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There's no place like home, and retirees say they'll renovate in order to stay

Key Points
  • Remaining at home is the ideal way to live in retirement, say most people age 50 to 80 in a Retirement Living survey.
  • Failing health would push them into an assisted living facility, followed by losing the ability to drive.
  • In order to make aging in place possible, people said they’d turn to home modifications and technology.

Sun Belt states such as Florida or Arizona may beckon some people in retirement, but fewer than you'd think.

It turns out most people say they'd like to grow older at home, according to a study from Retirement Living, a website that aggregates retirement resources.

Moving to an assisted living facility is a last resort. Just 30 percent of people are willing to consider a retirement home.

Ariel Skelley | Getty Images


In 2016, Pew Research found similar numbers, though fewer people were willing to consider an assisted living facility – just 4 percent.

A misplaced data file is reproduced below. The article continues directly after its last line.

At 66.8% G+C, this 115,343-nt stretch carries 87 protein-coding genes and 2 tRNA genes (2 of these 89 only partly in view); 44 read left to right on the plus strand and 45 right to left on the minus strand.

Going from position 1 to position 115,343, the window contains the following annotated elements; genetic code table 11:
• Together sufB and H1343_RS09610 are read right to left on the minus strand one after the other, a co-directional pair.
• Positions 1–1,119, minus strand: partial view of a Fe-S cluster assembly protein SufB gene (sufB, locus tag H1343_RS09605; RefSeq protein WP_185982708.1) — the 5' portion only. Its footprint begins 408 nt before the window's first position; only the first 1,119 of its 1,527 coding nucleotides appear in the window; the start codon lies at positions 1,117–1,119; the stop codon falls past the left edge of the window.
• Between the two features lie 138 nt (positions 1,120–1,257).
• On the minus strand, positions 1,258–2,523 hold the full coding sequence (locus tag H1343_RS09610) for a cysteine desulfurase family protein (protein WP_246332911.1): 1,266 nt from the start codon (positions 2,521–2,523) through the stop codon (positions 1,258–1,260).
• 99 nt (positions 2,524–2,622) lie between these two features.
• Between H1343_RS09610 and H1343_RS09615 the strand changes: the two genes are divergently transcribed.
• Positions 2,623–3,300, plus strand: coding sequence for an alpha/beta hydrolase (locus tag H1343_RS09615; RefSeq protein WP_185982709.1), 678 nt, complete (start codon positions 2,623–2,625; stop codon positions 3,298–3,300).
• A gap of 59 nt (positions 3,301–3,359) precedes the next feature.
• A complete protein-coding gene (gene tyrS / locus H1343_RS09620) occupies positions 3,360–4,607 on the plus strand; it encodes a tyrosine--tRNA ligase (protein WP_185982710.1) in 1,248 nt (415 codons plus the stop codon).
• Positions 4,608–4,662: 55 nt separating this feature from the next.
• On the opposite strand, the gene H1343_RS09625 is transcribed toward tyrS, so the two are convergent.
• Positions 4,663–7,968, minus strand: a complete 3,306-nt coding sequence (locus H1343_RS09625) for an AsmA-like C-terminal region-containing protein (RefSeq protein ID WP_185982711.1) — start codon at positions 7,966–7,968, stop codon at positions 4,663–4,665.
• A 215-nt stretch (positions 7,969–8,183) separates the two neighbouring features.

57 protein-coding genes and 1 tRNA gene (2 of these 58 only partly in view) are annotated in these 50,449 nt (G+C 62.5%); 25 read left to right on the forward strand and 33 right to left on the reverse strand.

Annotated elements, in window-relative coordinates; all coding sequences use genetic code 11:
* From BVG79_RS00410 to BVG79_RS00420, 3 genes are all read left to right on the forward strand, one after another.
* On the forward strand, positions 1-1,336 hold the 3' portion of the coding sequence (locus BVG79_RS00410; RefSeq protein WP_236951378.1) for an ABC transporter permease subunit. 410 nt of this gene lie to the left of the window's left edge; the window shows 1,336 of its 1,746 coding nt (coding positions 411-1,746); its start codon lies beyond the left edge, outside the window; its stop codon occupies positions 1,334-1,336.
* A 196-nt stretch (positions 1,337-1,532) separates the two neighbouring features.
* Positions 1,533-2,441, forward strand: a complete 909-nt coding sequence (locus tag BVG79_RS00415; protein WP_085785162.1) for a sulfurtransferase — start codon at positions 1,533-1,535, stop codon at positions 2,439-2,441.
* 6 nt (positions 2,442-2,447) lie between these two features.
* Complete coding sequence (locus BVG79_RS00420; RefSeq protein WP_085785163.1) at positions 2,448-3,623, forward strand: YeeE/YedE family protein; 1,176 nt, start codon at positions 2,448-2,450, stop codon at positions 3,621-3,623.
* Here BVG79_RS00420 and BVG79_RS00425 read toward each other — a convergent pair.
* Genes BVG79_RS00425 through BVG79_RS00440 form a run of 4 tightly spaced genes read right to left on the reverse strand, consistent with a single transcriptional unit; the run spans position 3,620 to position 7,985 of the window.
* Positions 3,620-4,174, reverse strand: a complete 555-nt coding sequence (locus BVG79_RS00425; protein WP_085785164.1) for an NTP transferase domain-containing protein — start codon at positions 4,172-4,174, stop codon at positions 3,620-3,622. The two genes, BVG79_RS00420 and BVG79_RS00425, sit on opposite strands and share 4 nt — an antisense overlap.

Most older adults want to age in place

The percentage of adults age 85 and older who live alone increased slightly between 1990 and 2014, to 40 percent from 37 percent. During that time, though, women age 65 to 84 became less likely to live alone.

Retirement Living polled more than 2,300 people age 50 to over 81 years old in September to find out how they plan on living as they age and how they'll meet the challenges that come with aging in place.

Home improvement

One key to aging in place: adapting the home.

Nearly 75 percent of respondents said they'd make some sort of modification to their bathroom, such as adding grab bars and nonslip mats, or a walk-in tub. About a third said they plan on exterior changes such as wheelchair ramps and improved lighting.

Technology can also make it easier to stay home. Online pharmacies and medical alert systems have been around a while, but ride-share apps and grocery or food delivery service offerings are increasingly common. More than half of the survey's respondents said they're likely to order prescriptions online, and more than a third said they'd order food and rides through an app such as Uber, Lyft, Peapod or UberEats.

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